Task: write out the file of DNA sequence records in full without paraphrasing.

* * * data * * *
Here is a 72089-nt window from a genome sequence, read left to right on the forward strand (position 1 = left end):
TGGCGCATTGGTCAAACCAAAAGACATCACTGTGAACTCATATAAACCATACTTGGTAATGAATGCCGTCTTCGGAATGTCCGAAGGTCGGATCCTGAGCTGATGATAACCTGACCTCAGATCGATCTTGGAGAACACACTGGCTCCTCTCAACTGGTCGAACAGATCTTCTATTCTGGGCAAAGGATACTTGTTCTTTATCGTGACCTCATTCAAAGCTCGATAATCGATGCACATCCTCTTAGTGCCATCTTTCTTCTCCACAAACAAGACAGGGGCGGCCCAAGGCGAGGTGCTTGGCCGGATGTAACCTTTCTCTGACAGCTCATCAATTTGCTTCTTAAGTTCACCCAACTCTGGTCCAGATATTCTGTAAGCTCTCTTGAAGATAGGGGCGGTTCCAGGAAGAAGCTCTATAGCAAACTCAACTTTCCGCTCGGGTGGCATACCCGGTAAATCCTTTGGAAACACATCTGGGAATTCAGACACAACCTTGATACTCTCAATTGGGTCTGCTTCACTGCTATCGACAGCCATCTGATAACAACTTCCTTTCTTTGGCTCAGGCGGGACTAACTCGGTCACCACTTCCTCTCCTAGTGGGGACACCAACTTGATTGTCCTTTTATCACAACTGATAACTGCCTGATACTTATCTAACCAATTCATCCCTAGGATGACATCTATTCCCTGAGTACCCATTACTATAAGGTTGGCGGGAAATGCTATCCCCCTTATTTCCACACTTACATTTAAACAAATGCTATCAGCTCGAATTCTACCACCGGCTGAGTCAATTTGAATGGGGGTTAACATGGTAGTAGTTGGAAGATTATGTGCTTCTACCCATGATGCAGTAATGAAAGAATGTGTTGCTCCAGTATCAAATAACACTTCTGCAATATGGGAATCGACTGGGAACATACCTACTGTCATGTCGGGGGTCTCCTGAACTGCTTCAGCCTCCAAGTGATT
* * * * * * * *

Here is a 72089-nt window from a genome sequence, read left to right on the forward strand (position 1 = left end):
TGGCGCATTGGTCAAACCAAAAGACATCACTGTGAACTCATATAAACCATACTTGGTAATGAATGCCGTCTTCGGAATGTCCGAAGGTCGGATCCTGAGCTGATGATAACCTGACCTCAGATCGATCTTGGAGAACACACTGGCTCCTCTCAACTGGTCGAACAGATCTTCTATTCTGGGCAAAGGATACTTGTTCTTTATCGTGACCTCATTCAAAGCTCGATAATCGATGCACATCCTCTTAGTGCCATCTTTCTTCTCCACAAACAAGACAGGGGCGGCCCAAGGCGAGGTGCTTGGCCGGATGTAACCTTTCTCTGACAGCTCATCAATTTGCTTCTTAAGTTCACCCAACTCTGGTCCAGATATTCTGTAAGCTCTCTTGAAGATAGGGGCGGTTCCAGGAAGAAGCTCTATAGCAAACTCAACTTTCCGCTCGGGTGGCATACCCGGTAAATCCTTTGGAAACACATCTGGGAATTCAGACACAACCTTGATACTCTCAATTGGGTCTGCTTCACTGCTATCGACAGCCATCTGATAACAACTTCCTTTCTTTGGCTCAGGCGGGACTAACTCGGTCACCACTTCCTCTCCTAGTGGGGACACCAACTTGATTGTCCTTTTATCACAACTGATAACTGCCTGATACTTATCTAACCAATTCATCCCTAGGATGACATCTATTCCCTGAGTACCCATTACTATAAGGTTGGCGGGAAATGCTATCCCCCTTATTTCCACACTTACATTTAAACAAATGCTATCAGCTCGAATTCTACCACCGGCTGAGTCAATTTGAATGGGGGTTAACATGGTAGTAGTTGGAAGATTATGTGCTTCTACCCATGATGCAGTAATGAAAGAATGTGTTGCTCCAGTATCAAATAACACTTCTGCAATATGGGAATCGACTGGGAACATACCTACTGTCATGTCGGGGGTCTCCTGAACTGCTTCAGCCTCCAAGTGATT